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Compared to Modern APIs, Legacy EDIs Seen as ‘Irrelevant’ and Slowing B2B Transactions

As the world has become more digital and commerce has increasingly moved online, the decades-old electronic data interchange (EDI) technology has garnered a sullied reputation, especially with more direct-to-consumer (D2C) brands looking to sell products through enterprise retailers.

“It was formed with pre-internet assumptions, and because it’s a standard, it’s very hard to change,” Roger Kirkness, co-founder and CEO of supply chain software company Convictional, told PYMNTS in an interview.

For example, he said, EDI doesn’t have a document type for sharing eCommerce content, which means companies need to either hijack the meaning of an existing document or use a separate process, thereby slowing B2B transactions.

Over $5 trillion-worth of B2B trade per year occurs using EDI, which means for the most part, companies are “bound to a standard that is basically, in many ways, no longer relevant and yet also unchangeable,” Kirkness said.

“As the way that companies have traded with each other has changed, [EDI] has not kept pace,” he added.

The use of EDI also often acts as a roadblock to D2C companies that want to move into third-party sales through enterprise retailers such as Staples, Harry Rosen and Scandiborn. EDI is incompatible with modern sellers’ use of application programming interface (API)-based eCommerce platforms such as Shopify, meaning that D2C brands typically must build a new, parallel tech stack for B2B sales.

“It’s like, we can put more money into ads, or we can make this six- to 12-month investment,” Kirkness said. “They’re going to put it off pretty much as long as possible.”

What Convictional aims to do, though, is act like a “Google Translate” between buyers who use EDI and suppliers who use API, Kirkness said, which allows purchase orders to stay consistent and accurate.

“We’re not a marketplace,” he said. “We’re not intermediating that commercial relationship. We’re simply providing the rails.”

As of right now, Kirkness said Convictional relies on Stripe to provide the payment rails, but something the company will likely do “sooner rather than later” is factoring invoices for both sides.

“If you’re selling to a major retailer, the invoice is quite assured of being paid,” he said. “It may be late, but ultimately, it will get paid. So, you can take some of that money off the table in the form of factoring the invoice. And that concept applied to what we do is actually a very clean gap-to-bridge.”

A Momentous Shift

Kirkness and his co-founder, company President Chris Grouchy, are both former Shopify Plus team members who helped launch Shopify’s wholesale channel, which Kirkness said opened their eyes to the problems that D2C companies were having with B2B commerce.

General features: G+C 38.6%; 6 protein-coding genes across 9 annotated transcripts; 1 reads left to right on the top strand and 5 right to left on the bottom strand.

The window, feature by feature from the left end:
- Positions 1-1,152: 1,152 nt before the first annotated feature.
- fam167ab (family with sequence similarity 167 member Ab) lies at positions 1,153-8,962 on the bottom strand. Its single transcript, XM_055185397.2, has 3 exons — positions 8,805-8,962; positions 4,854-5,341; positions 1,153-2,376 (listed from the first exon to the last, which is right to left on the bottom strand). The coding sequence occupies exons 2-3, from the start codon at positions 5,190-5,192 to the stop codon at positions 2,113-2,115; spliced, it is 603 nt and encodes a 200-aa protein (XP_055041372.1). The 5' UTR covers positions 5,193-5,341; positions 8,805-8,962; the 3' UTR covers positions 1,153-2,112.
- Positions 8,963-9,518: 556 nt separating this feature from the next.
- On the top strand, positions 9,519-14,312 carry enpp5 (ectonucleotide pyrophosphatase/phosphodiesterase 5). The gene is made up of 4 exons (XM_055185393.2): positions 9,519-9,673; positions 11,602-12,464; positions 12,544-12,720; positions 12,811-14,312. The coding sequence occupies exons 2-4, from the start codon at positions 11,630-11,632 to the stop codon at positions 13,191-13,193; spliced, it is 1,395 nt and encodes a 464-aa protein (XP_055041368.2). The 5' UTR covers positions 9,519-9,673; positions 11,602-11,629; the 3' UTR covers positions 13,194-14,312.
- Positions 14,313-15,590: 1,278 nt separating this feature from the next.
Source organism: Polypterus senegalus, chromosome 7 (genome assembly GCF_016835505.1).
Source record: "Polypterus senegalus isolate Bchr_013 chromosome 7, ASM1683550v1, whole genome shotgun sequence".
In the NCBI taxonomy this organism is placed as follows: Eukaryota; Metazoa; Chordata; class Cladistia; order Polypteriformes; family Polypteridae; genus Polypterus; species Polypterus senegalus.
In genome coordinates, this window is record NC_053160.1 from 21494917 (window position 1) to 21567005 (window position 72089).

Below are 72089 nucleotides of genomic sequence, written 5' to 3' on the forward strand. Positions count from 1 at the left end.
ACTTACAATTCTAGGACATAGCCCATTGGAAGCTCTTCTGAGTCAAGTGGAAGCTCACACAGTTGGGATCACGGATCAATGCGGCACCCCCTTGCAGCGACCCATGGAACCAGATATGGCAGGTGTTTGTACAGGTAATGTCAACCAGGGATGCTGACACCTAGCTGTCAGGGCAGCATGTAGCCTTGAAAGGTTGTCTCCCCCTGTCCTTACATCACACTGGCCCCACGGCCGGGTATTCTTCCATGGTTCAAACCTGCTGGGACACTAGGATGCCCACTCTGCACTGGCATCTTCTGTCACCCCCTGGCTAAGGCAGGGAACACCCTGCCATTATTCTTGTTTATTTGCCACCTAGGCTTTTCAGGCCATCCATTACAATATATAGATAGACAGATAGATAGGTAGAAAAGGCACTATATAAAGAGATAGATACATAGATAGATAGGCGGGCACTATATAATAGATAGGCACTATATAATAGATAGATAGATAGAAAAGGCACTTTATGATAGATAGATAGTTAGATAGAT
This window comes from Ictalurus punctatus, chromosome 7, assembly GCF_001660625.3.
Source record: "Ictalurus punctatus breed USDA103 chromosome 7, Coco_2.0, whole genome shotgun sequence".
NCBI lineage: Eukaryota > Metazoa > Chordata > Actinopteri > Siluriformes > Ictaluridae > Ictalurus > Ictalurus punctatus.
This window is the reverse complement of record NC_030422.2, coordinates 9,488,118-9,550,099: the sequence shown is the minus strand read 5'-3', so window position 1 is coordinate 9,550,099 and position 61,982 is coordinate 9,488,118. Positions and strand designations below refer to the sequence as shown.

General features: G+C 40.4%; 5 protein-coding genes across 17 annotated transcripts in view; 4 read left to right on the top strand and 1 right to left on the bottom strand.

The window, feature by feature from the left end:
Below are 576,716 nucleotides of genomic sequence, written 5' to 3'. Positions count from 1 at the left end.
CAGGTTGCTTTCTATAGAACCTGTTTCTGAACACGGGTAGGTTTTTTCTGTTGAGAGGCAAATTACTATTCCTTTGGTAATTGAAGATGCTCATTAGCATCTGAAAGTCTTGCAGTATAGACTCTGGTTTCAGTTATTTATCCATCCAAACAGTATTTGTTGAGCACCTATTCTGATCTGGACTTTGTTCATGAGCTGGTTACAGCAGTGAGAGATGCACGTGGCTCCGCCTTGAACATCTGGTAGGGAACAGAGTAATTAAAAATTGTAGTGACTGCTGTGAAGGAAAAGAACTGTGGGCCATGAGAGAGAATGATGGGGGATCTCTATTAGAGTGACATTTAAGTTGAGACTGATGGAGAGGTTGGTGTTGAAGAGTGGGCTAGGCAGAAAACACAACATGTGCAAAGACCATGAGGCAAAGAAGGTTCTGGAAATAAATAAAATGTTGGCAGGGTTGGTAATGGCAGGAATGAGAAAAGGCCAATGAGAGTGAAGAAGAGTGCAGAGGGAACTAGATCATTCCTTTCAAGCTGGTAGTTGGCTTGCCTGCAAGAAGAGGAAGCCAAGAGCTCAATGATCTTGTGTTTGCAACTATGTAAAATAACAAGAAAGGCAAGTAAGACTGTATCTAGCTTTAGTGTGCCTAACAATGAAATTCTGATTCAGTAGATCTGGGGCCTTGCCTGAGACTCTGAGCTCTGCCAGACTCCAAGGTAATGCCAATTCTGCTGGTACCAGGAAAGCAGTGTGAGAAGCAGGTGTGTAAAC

“Our belief is that the easier you make it to trade, the more trade will happen,” he said.

Kirkness compared the shift away from EDI in retail and B2B commerce to the API shift happening with financial services, allowing institutions to connect seamlessly with both businesses and customers. Similar to that transition, EDI won’t go away overnight, but it will be a long-term migration, which can be facilitated in part by Convictional.

“We’ll connect via EDI, but we’ll also connect via API, and over time, they’ll shift their usage toward the APIs,” Kirkness said. “It gives them a migration path.”

Convictional recently raised $6.7 million in Series A funding, led by venture capitalist Lachy Groom, who also led the company’s 2019 seed round out of Y Combinator. Convictional plans to use the capital to invest primarily in research and development to expand its platform and grow its network of connected suppliers and retailers.

Convictional is not the first company to seek ways of marrying EDI and API; Orderful, a tech startup founded in 2017, is also focused on facilitating data exchange between buyers and suppliers in the supply chain in an attempt to accelerate the time it takes for B2B vendors to integrate with corporate systems.

Read more: Supply Chains Explore the API Opportunity

“The technology isn’t that hard,” Erik Kiser, Orderful’s founder and CEO told PYMNTS in an interview. “What’s really challenging is the communication between two organizations and lining up schedules so that the company and supplier can actually start trading data.”

A Decade Behind

Some, however, say that the long history of EDI is actually a competitive advantage. Todd Gould, CEO and founder of Loren Data, told PYMNTS that the fact that the technology has been around for a long time “in itself is not necessarily a bad thing.”

See more: In Defense of the Legacy Technology of EDI

“The power of EDI is that the work has been put in,” Gould said. “To remove EDI means you have to relearn everything, figure it out and get a lot of people to cooperate. With EDI, that work’s already been done.”

From Kirkness’ viewpoint, though, EDI is too far behind other eCommerce infrastructure and software.

“EDI is much further behind in terms of maturity and the modernization effort by probably 10 years,” he said. “I think it’s like, whatever potential people saw 10 or 15 years ago for things like eCommerce and web-based payment gateways is what I see when I look at what’s going on with EDI.”

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